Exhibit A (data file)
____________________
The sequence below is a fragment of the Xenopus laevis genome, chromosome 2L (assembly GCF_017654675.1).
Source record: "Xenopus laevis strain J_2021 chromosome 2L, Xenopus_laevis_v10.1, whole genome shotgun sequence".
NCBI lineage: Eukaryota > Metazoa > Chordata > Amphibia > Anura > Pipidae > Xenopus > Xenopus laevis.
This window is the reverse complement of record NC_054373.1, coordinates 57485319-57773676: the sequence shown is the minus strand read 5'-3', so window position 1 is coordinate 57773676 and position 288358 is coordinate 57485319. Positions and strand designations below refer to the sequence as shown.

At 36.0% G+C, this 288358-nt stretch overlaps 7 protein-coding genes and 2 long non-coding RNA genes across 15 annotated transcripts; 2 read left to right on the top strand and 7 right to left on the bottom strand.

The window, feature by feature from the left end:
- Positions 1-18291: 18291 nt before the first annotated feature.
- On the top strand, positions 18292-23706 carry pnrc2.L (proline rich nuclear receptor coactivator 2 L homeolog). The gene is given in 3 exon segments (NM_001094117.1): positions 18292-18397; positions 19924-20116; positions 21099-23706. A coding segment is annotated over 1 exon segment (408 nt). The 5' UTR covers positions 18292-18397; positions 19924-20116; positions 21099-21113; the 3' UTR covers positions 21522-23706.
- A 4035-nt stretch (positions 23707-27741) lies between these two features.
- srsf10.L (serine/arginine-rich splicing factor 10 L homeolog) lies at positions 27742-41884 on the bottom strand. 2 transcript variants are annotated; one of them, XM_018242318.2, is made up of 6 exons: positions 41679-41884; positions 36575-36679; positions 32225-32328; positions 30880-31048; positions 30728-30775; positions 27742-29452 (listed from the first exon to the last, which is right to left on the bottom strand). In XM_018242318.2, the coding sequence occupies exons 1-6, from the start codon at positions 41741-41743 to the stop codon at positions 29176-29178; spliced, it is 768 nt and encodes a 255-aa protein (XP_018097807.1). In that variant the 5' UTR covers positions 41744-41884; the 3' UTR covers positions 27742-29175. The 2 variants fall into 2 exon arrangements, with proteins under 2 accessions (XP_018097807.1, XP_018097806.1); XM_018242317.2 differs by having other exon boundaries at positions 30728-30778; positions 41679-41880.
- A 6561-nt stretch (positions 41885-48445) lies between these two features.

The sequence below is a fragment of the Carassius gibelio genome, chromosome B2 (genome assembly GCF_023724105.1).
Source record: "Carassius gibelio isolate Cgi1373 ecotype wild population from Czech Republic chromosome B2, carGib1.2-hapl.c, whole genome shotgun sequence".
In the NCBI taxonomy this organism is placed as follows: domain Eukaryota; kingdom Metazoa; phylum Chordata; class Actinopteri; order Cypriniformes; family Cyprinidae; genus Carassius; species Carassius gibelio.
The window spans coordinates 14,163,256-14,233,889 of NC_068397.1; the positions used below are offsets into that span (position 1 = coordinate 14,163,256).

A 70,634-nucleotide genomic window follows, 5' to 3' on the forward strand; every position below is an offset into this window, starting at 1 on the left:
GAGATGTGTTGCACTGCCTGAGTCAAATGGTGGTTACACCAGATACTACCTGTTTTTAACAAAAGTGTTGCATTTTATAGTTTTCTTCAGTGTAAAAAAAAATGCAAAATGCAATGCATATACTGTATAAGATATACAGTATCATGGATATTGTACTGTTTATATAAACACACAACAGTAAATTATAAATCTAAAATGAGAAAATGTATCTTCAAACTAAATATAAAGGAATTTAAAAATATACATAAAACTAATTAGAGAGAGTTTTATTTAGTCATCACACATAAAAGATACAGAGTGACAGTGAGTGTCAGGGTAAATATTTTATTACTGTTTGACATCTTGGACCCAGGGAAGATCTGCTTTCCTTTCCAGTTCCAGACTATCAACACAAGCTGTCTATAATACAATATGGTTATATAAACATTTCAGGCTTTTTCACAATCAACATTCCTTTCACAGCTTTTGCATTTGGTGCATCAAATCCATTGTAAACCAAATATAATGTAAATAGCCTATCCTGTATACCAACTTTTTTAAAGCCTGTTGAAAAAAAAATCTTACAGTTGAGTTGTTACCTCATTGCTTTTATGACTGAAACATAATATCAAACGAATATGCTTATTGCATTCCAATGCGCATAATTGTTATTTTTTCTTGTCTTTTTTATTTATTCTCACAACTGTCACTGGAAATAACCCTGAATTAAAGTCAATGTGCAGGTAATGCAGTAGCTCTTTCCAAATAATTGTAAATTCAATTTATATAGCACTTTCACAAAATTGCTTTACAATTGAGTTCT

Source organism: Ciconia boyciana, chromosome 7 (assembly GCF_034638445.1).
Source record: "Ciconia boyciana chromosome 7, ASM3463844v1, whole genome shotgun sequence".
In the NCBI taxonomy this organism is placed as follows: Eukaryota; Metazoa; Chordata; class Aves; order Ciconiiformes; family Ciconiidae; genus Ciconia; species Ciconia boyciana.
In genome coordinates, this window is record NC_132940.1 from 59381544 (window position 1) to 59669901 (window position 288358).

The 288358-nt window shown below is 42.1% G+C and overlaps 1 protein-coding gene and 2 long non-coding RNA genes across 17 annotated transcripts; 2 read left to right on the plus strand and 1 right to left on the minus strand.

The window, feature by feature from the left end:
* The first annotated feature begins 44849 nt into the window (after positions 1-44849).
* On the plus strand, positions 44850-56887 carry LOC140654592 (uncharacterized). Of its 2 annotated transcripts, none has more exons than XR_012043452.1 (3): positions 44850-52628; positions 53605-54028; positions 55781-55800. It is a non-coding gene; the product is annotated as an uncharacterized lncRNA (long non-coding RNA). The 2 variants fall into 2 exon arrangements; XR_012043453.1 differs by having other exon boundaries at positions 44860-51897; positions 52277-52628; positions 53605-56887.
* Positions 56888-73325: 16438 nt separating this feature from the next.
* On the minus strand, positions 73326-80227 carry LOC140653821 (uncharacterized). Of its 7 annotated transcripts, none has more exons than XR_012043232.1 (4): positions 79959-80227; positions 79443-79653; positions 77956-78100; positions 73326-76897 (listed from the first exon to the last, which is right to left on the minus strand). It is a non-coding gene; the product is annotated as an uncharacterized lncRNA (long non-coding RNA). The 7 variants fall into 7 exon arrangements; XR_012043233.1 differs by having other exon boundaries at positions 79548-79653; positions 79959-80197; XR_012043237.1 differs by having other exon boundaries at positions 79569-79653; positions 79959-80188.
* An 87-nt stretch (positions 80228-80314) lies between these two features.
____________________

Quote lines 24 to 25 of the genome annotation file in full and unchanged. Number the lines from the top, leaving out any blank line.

* The first annotated feature begins 44849 nt into the window (after positions 1-44849).
* On the plus strand, positions 44850-56887 carry LOC140654592 (uncharacterized). Of its 2 annotated transcripts, none has more exons than XR_012043452.1 (3): positions 44850-52628; positions 53605-54028; positions 55781-55800. It is a non-coding gene; the product is annotated as an uncharacterized lncRNA (long non-coding RNA). The 2 variants fall into 2 exon arrangements; XR_012043453.1 differs by having other exon boundaries at positions 44860-51897; positions 52277-52628; positions 53605-56887.